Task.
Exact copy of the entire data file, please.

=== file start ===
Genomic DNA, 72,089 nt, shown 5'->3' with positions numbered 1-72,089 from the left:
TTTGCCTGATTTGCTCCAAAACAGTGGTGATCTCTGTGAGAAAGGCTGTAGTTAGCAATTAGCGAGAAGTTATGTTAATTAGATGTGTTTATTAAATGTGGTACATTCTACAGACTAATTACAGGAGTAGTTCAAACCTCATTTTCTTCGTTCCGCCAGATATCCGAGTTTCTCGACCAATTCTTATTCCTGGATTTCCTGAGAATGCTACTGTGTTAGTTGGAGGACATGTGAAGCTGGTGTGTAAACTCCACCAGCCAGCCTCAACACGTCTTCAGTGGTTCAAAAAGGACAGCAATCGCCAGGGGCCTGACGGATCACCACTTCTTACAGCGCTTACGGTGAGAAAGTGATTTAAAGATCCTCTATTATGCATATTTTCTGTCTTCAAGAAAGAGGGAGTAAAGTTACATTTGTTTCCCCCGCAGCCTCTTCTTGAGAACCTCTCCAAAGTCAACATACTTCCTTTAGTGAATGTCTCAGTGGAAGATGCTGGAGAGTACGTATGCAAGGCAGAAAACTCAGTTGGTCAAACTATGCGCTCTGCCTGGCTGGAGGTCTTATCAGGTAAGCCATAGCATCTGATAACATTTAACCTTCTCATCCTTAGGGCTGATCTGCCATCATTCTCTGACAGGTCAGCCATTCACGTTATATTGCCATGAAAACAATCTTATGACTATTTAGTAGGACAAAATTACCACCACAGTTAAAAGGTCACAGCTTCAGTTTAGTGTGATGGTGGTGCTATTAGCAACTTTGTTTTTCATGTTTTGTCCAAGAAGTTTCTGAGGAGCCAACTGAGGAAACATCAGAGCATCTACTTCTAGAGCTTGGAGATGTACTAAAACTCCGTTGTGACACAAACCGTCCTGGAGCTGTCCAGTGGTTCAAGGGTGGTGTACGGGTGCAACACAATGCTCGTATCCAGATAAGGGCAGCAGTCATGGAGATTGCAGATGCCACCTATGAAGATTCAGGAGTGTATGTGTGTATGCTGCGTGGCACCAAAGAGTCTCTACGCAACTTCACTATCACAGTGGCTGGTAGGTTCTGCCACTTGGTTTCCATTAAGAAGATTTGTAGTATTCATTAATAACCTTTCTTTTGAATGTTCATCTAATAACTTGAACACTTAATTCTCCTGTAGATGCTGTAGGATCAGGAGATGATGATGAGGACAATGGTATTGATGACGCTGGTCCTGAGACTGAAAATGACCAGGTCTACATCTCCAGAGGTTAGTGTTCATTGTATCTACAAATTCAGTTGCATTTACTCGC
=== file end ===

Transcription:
Genomic DNA, 72,089 nt, shown 5'->3' with positions numbered 1-72,089 from the left:
TTTGCCTGATTTGCTCCAAAACAGTGGTGATCTCTGTGAGAAAGGCTGTAGTTAGCAATTAGCGAGAAGTTATGTTAATTAGATGTGTTTATTAAATGTGGTACATTCTACAGACTAATTACAGGAGTAGTTCAAACCTCATTTTCTTCGTTCCGCCAGATATCCGAGTTTCTCGACCAATTCTTATTCCTGGATTTCCTGAGAATGCTACTGTGTTAGTTGGAGGACATGTGAAGCTGGTGTGTAAACTCCACCAGCCAGCCTCAACACGTCTTCAGTGGTTCAAAAAGGACAGCAATCGCCAGGGGCCTGACGGATCACCACTTCTTACAGCGCTTACGGTGAGAAAGTGATTTAAAGATCCTCTATTATGCATATTTTCTGTCTTCAAGAAAGAGGGAGTAAAGTTACATTTGTTTCCCCCGCAGCCTCTTCTTGAGAACCTCTCCAAAGTCAACATACTTCCTTTAGTGAATGTCTCAGTGGAAGATGCTGGAGAGTACGTATGCAAGGCAGAAAACTCAGTTGGTCAAACTATGCGCTCTGCCTGGCTGGAGGTCTTATCAGGTAAGCCATAGCATCTGATAACATTTAACCTTCTCATCCTTAGGGCTGATCTGCCATCATTCTCTGACAGGTCAGCCATTCACGTTATATTGCCATGAAAACAATCTTATGACTATTTAGTAGGACAAAATTACCACCACAGTTAAAAGGTCACAGCTTCAGTTTAGTGTGATGGTGGTGCTATTAGCAACTTTGTTTTTCATGTTTTGTCCAAGAAGTTTCTGAGGAGCCAACTGAGGAAACATCAGAGCATCTACTTCTAGAGCTTGGAGATGTACTAAAACTCCGTTGTGACACAAACCGTCCTGGAGCTGTCCAGTGGTTCAAGGGTGGTGTACGGGTGCAACACAATGCTCGTATCCAGATAAGGGCAGCAGTCATGGAGATTGCAGATGCCACCTATGAAGATTCAGGAGTGTATGTGTGTATGCTGCGTGGCACCAAAGAGTCTCTACGCAACTTCACTATCACAGTGGCTGGTAGGTTCTGCCACTTGGTTTCCATTAAGAAGATTTGTAGTATTCATTAATAACCTTTCTTTTGAATGTTCATCTAATAACTTGAACACTTAATTCTCCTGTAGATGCTGTAGGATCAGGAGATGATGATGAGGACAATGGTATTGATGACGCTGGTCCTGAGACTGAAAATGACCAGGTCTACATCTCCAGAGGTTAGTGTTCATTGTATCTACAAATTCAGTTGCATTTACTCGC